Ashley T. Brundage is a leadership and empowerment expert and an “open, out, proud woman of transgender experience.”

She’s also a mom and spoke with me recently about empowerment, parenting, and more.

“I wanted to have kids so bad,” she said. When she was 17 and thinking about transitioning, she told her brother, “I always see myself as a mom.” He suggested she just have children and “do all the things that a mom would do.” She married her high school sweetheart and had two kids to see if that “‘solved” her. “Having kids was my way of still existing in the world and not wanting to kill myself. That literally was how serious it was for me,” she said. She would think, “I can't leave them without me. Maybe they need me in their lives.” Now, she reflected, “I would not be here if it wasn't for them.”

She finally started transitioning in 2008, after she lost her job as an HR person in the restaurant industry. “I was living a double life and it was affecting my work performance,” she explained. The 2008 economic crisis dealt another blow, and she and her family lost their home. She realized that in order to find a job, “I was going to have to start at the bottom and work my way back up again.”

She decided, however, that “I was going to do it as me.” She faced harassment and discrimination in job interviews — but this led her to begin researching empowerment, looking at systems of authority and power and how they connect to human differences. From this, she developed a process for “Empowering Differences,” or “[bringing] together what makes you unique with how to use that to grow in your life and empower others along the way,” as she explains on her website.

Applying this leadership model to herself, she found part-time work as a teller at PNC Bank. Within five years, she had become the FORTUNE 500 company’s national vice president of diversity, equity, and inclusion, bringing her family out of poverty and back into a bigger house, “all because of the will and determination to fight against oppression.” She also became a board member of GLAAD, the national LGBTQ media advocacy organization, where she was vice chair for two years. Now, she owns her own company, Empowering Differences, which offers motivational speaking, leadership development, and organizational training (empoweringdifferences.com).

In living as herself, she was applying the first step in her process of empowerment, “to know yourself.” This has helped her as a parent, too. She explained, “When you're navigating something within yourself and you're not right, you can't really drive empowerment for others. I was so conflicted in my own self, in my journey before transitioning, that I never even thought about what it was like to move in the world for other people.”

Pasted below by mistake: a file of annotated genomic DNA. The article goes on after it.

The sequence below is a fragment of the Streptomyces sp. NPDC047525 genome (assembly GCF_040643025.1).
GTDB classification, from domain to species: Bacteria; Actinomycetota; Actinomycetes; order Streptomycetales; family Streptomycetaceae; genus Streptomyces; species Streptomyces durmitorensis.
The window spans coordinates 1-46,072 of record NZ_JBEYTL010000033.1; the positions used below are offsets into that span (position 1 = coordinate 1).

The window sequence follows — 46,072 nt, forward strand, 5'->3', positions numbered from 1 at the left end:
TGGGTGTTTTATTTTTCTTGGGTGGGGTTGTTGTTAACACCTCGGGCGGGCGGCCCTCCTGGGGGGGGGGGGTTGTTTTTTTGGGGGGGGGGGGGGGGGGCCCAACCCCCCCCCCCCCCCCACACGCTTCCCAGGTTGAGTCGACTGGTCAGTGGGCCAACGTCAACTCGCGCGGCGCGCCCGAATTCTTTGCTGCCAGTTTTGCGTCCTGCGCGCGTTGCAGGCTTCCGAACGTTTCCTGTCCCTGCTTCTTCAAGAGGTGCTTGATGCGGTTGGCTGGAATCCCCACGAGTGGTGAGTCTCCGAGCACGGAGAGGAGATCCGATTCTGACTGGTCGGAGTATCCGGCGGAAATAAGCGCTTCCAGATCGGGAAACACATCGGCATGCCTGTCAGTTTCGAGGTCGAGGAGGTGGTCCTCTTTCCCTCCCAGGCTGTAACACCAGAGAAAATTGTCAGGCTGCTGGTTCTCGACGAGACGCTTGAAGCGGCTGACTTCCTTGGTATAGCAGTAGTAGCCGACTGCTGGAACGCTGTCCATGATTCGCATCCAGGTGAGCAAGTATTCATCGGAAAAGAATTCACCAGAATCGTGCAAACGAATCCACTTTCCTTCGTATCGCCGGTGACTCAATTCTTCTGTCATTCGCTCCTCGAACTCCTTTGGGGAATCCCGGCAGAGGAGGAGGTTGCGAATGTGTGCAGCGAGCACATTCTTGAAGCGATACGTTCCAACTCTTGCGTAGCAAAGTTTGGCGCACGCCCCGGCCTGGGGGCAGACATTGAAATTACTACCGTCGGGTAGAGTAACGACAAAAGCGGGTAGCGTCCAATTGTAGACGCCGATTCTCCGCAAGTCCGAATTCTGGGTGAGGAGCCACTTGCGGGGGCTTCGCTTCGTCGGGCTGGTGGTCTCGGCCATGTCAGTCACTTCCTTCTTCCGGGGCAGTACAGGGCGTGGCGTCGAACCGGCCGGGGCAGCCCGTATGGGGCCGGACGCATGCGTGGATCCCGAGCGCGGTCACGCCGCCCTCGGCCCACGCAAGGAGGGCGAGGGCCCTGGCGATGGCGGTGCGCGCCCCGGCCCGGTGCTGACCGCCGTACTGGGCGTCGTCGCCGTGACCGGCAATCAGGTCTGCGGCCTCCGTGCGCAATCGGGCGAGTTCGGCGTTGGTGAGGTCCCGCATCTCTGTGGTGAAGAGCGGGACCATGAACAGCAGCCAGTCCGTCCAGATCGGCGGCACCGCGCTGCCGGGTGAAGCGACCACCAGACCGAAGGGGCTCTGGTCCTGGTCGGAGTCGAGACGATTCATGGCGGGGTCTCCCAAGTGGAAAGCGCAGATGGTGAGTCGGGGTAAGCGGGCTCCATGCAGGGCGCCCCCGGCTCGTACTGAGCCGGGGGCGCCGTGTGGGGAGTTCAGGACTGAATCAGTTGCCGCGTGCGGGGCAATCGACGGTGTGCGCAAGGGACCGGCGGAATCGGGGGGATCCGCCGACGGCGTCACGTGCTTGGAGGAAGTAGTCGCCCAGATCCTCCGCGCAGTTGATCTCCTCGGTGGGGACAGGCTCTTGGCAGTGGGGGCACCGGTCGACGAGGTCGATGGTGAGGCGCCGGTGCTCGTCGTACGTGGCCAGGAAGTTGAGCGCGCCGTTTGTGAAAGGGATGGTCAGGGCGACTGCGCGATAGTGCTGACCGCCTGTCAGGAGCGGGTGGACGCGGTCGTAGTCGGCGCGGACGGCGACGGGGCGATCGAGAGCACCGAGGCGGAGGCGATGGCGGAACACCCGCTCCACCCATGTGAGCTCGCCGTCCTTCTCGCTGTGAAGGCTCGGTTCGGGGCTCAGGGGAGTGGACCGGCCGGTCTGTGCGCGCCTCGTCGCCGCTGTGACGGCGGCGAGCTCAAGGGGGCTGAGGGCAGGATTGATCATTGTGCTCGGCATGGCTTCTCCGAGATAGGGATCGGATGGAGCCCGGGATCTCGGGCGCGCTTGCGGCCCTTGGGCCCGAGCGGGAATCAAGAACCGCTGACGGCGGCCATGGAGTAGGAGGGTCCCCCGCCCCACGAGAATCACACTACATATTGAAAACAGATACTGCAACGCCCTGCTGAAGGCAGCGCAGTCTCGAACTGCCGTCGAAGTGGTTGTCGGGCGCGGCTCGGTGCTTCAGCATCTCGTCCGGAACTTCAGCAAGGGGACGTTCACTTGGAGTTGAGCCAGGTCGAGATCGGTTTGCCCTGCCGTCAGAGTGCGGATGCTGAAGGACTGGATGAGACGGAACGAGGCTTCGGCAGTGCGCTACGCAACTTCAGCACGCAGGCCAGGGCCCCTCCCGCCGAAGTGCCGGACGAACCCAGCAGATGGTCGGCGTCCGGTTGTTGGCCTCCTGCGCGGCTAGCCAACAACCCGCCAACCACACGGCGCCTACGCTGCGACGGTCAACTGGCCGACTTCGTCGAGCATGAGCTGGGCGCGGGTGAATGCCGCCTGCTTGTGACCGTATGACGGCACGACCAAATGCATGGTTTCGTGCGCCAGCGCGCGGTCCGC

When she began transitioning, she bought her kids the book “My Princess Boy,” by Cheryl Kilodavis, about a child, assigned male at birth, who likes to wear princess dresses. After her oldest son read it, he said that its lesson was that if someone was a friend, “then they're your friend. Who cares about all this other stuff?”

She asked, “So if you had a friend that wore princess dresses, they’d still be your friend?” He said yes.

Brundage then told him that she sometimes wore dresses. When he didn’t believe her, she showed him a photo. “Oh wow, you're really pretty!” he exclaimed. She didn’t assume the path forward would always be smooth, but “at least we started on a good note,” she said.

Her kids are both teens now. “It's like I exist in the world only when they need to eat something,” she joked. “I love them so much. My oldest at 17 is the smartest human I know. My 15-year-old is like my mini-me. He has the biggest heart and already knows what he wants to do for a living.”

She advises other parents of teens “to be really patient.” When her kids were little, she said, “I felt so purposeful, that I was always needed. Now it's like I'm almost never needed … For new parents, cherish those moments because they go so fast.” With teens, “Eventually, they will say, ‘Hey, I need something,’ but it might come a lot slower than you are hoping.” She added, “I'd like to think they still need us a little bit even if they don't admit it at that age.”

The Florida-based Brundage has garnered many accolades for her work, including being named one of Florida’s Most Influential and Powerful Women by the National Diversity Council and winning a Champion Award from Out and Equal, an international nonprofit working for LGBTQ workplace equality. This past June, she received the Community Spirit Award from the Florida Commission on the Status of Women. Although she has spoken out against Florida Governor Ron DeSantis (R) and the anti-trans legislation he supports, this award came with a letter of congratulations from his office, signed by DeSantis. She reflected, “Empowerment is apolitical and this is the ultimate proof point.” At the same time, she said, “Gaining the recognition for my commitment to women and girls in Florida was a very ironic honor in many ways, especially considering much of my nomination was about empowerment of all people, including the trans and gender expansive community.”

At a time of rising anti-trans legislation in Florida and around the country, when there is also deep division in our nation around many identities and topics, Brundage’s work to view our differences instead as empowering strengths feels both timely and necessary.


Dana Rudolph is the founder and publisher of Mombian (mombian.com), a GLAAD Media Award-winning blog and resource directory, with a searchable database of 1000+ LGBTQ family books, music, and more.


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